Price: If you are an experienced climber you can attempt Mont Blanc by yourself, but if you are in it for a once-in-a-lifetime experience, then the chances are you’ll need a guide. And guides don’t come cheap. The company Mt Blanc Guides, for example, has set their 2013/14 price at €1975, which includes guiding fees for six days of climbing as well as the costs of the mountain huts and cable cars, although the price can be half that with other companies offering different deals. Added to the cost of a guided climb is the price of travel, food and accommodation costs that you’ll need to stump up before and after the climb. Basically you need deep pockets.

Training: “The message is clear, you either do the suffering during training or you do the suffering during your holiday.” This was how one website introduced its section on the fitness levels needed for summiting Europe’s highest mountain. If you are an occasional runner and a lover of a long walk and think you can climb 4,800 metres just like that, then think again. For a start a lack of fitness could make things dangerous, high up on the mountain and it will also ruin your experience. In terms of a reference, if you have done regular long distance running, even marathons, that should qualify you for a shot at the summit without much training. If not, you’ll need to make sure you’re core muscles are in good shape as well as your heart and lungs. Basically get fit.

Technical skills: Although Mont Blanc is not known as a technical climb, anyone who attempts it will still need to have learned some alpine skills. "Ascending Mont Blanc is not hiking but ALPINISM! The technical skills have to be mastered by the whole team members," reads the guide for climbing Mont Blanc that is subtitled "No, climbing Mont Blanc is not easy". At the very least you'll need to know how to use an ice axe, crampons and ropes, although if you do a guided climb, normally the first couple of days will be spend learning the basic mountaineering skills.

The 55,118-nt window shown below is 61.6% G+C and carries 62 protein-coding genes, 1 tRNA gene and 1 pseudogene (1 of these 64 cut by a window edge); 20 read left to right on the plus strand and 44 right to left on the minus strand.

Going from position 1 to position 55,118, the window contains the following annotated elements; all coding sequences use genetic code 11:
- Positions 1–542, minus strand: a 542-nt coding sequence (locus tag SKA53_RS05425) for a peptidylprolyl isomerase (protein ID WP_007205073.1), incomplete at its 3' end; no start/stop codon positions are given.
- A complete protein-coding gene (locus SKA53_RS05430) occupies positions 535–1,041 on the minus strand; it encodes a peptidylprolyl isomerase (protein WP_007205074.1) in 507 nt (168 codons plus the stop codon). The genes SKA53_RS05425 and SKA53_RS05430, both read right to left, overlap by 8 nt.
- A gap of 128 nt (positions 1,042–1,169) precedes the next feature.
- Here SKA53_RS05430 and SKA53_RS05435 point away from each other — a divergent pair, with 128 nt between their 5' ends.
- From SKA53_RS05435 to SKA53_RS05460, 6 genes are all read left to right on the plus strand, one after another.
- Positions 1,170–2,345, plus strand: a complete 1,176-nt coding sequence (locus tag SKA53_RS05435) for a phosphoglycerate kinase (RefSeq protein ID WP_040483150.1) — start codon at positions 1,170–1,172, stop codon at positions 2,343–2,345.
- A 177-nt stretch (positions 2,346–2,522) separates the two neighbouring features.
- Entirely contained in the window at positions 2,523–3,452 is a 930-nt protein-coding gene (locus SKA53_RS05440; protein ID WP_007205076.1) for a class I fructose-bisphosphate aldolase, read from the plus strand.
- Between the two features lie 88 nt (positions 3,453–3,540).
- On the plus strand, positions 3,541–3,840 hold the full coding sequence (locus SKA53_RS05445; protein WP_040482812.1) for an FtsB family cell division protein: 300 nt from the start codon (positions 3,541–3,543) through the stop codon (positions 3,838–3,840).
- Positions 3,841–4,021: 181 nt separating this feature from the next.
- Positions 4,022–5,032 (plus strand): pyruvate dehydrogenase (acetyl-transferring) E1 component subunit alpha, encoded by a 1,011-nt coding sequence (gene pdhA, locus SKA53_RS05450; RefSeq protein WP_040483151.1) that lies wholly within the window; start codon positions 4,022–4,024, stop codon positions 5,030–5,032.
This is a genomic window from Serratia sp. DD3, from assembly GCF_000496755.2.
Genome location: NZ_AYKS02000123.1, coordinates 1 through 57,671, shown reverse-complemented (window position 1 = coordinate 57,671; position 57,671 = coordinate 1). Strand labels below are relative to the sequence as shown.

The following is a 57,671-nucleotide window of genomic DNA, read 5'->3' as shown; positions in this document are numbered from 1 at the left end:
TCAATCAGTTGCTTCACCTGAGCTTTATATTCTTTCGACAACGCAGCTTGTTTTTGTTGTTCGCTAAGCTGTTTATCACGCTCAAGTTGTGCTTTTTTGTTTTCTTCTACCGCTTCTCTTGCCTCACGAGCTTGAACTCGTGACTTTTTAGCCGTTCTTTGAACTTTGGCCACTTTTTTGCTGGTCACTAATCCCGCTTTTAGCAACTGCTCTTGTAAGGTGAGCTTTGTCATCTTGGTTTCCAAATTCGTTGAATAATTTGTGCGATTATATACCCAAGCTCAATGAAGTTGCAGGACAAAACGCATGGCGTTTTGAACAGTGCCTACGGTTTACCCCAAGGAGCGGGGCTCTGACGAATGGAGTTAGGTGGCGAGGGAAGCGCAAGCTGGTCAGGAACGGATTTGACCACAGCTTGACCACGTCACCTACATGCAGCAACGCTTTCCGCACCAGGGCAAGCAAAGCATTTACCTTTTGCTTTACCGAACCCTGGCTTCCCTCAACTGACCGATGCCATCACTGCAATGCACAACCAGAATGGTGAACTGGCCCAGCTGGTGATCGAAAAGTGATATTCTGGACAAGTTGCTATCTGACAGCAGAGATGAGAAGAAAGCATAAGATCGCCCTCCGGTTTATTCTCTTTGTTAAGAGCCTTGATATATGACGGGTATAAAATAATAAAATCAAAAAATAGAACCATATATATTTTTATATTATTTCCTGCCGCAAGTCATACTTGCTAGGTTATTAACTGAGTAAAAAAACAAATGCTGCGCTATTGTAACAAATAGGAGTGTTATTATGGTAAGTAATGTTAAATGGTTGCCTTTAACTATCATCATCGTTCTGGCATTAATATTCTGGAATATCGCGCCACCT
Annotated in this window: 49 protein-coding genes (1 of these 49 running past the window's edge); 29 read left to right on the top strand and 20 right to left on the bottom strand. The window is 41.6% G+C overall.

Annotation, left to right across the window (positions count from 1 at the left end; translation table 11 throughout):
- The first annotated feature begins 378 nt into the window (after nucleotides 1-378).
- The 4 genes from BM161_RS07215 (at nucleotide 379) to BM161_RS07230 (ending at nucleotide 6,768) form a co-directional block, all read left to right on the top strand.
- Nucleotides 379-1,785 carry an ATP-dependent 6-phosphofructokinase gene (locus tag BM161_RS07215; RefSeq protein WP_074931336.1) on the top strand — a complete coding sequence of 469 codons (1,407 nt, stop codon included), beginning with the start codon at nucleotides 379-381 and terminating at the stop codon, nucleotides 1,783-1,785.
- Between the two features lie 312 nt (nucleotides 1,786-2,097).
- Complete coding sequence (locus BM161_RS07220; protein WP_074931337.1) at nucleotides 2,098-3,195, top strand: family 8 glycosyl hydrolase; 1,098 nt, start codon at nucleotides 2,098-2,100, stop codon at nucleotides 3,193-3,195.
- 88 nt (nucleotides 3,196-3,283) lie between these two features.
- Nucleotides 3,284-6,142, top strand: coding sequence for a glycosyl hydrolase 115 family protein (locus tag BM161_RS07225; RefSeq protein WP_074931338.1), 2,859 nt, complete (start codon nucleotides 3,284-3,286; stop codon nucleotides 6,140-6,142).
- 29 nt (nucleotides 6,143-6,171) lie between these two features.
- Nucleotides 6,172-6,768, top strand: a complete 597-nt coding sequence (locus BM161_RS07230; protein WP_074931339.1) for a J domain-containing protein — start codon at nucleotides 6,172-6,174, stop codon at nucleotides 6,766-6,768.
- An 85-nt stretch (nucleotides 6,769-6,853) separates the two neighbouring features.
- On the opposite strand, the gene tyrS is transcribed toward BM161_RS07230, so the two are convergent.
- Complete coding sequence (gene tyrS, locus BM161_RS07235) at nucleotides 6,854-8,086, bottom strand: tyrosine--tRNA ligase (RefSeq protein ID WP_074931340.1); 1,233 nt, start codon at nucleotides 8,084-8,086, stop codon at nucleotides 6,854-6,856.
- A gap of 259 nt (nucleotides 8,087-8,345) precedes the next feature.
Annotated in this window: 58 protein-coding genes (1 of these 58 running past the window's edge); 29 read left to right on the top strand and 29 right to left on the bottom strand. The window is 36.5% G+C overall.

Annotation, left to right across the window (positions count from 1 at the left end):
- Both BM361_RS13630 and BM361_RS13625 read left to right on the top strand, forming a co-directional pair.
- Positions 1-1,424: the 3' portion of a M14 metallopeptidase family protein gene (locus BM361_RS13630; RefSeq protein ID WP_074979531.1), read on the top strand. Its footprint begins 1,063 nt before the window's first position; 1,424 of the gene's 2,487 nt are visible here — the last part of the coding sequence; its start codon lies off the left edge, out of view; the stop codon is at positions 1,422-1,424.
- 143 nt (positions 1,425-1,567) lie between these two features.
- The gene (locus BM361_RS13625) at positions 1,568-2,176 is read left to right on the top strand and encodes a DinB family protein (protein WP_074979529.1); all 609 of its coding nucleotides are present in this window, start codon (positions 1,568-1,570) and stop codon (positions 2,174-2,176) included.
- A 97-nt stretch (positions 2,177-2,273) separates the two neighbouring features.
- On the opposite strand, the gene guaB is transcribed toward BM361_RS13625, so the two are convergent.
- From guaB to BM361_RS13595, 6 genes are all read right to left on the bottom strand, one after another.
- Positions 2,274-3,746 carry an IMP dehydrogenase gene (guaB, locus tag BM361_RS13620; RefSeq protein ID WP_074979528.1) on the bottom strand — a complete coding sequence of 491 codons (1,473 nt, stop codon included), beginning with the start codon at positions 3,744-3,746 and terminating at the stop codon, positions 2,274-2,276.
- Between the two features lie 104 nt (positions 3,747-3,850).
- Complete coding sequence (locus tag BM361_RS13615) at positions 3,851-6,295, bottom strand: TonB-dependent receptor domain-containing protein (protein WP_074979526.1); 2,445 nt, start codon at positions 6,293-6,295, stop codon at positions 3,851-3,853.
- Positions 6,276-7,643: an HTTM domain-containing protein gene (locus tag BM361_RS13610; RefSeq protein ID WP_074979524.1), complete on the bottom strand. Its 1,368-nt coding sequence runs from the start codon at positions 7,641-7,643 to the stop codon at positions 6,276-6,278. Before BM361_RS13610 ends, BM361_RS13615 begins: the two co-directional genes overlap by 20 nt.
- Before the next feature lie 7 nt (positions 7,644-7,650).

Story continues below…

The cold: Even on a bright summers day with Mont Blanc looking resplendent in the sunshine, climbers need to beware of just how cold it can get up at altitude and especially if the weather changes. As the guide states In the Mont Blanc massif, the temperature decreases from between 0.30C to 0.9°C every 100 m in elevation. At  the summit of Mont Blanc, a temperature of -15°C without wind corresponds to -30°C  with a 60 km/h wind. "In case the pace slows down (fatigue, bad weather, accident…) hypothermia  quickly occurs.  Be aware of frostbite at extremities (fingers, toes, face, cornea) appearing quickly with cold and windy weather," reads the guide. Ok we'll stop there.

For the sake of balance and just in case we might have put you off here's: 

Ten spectacular reasons to climb Mont Blanc



James Pearn (james.pearn@thelocal.com)